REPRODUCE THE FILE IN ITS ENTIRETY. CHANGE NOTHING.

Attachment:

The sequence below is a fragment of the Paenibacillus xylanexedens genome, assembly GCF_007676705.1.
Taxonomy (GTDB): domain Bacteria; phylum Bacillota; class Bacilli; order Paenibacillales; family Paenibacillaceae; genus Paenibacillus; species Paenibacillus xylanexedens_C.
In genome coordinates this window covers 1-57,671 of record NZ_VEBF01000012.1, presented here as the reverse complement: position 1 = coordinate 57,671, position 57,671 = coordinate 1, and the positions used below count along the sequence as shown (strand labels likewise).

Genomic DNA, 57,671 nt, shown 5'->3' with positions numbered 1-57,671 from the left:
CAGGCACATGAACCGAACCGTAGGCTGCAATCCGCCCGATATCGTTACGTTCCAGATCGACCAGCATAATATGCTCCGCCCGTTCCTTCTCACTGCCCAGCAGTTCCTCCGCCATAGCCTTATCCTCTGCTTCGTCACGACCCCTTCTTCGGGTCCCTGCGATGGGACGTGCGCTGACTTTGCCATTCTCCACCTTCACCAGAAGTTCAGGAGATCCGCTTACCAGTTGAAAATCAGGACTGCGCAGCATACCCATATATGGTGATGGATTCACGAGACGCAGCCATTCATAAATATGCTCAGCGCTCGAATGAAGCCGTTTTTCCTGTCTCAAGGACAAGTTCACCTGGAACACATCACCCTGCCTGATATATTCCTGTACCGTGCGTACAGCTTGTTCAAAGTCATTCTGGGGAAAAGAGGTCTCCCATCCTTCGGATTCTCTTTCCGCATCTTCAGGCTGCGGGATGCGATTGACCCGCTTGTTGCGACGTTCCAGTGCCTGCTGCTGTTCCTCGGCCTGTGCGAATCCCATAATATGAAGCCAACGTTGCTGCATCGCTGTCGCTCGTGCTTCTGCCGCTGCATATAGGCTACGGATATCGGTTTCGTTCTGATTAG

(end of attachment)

The sequence below is a fragment of the Paenibacillus xylanexedens genome, assembly GCF_007676705.1.
Taxonomy (GTDB): domain Bacteria; phylum Bacillota; class Bacilli; order Paenibacillales; family Paenibacillaceae; genus Paenibacillus; species Paenibacillus xylanexedens_C.
In genome coordinates this window covers 1-57,671 of record NZ_VEBF01000012.1, presented here as the reverse complement: position 1 = coordinate 57,671, position 57,671 = coordinate 1, and the positions used below count along the sequence as shown (strand labels likewise).

Genomic DNA, 57,671 nt, shown 5'->3' with positions numbered 1-57,671 from the left:
CAGGCACATGAACCGAACCGTAGGCTGCAATCCGCCCGATATCGTTACGTTCCAGATCGACCAGCATAATATGCTCCGCCCGTTCCTTCTCACTGCCCAGCAGTTCCTCCGCCATAGCCTTATCCTCTGCTTCGTCACGACCCCTTCTTCGGGTCCCTGCGATGGGACGTGCGCTGACTTTGCCATTCTCCACCTTCACCAGAAGTTCAGGAGATCCGCTTACCAGTTGAAAATCAGGACTGCGCAGCATACCCATATATGGTGATGGATTCACGAGACGCAGCCATTCATAAATATGCTCAGCGCTCGAATGAAGCCGTTTTTCCTGTCTCAAGGACAAGTTCACCTGGAACACATCACCCTGCCTGATATATTCCTGTACCGTGCGTACAGCTTGTTCAAAGTCATTCTGGGGAAAAGAGGTCTCCCATCCTTCGGATTCTCTTTCCGCATCTTCAGGCTGCGGGATGCGATTGACCCGCTTGTTGCGACGTTCCAGTGCCTGCTGCTGTTCCTCGGCCTGTGCGAATCCCATAATATGAAGCCAACGTTGCTGCATCGCTGTCGCTCGTGCTTCTGCCGCTGCATATAGGCTACGGATATCGGTTTCGTTCTGATTAG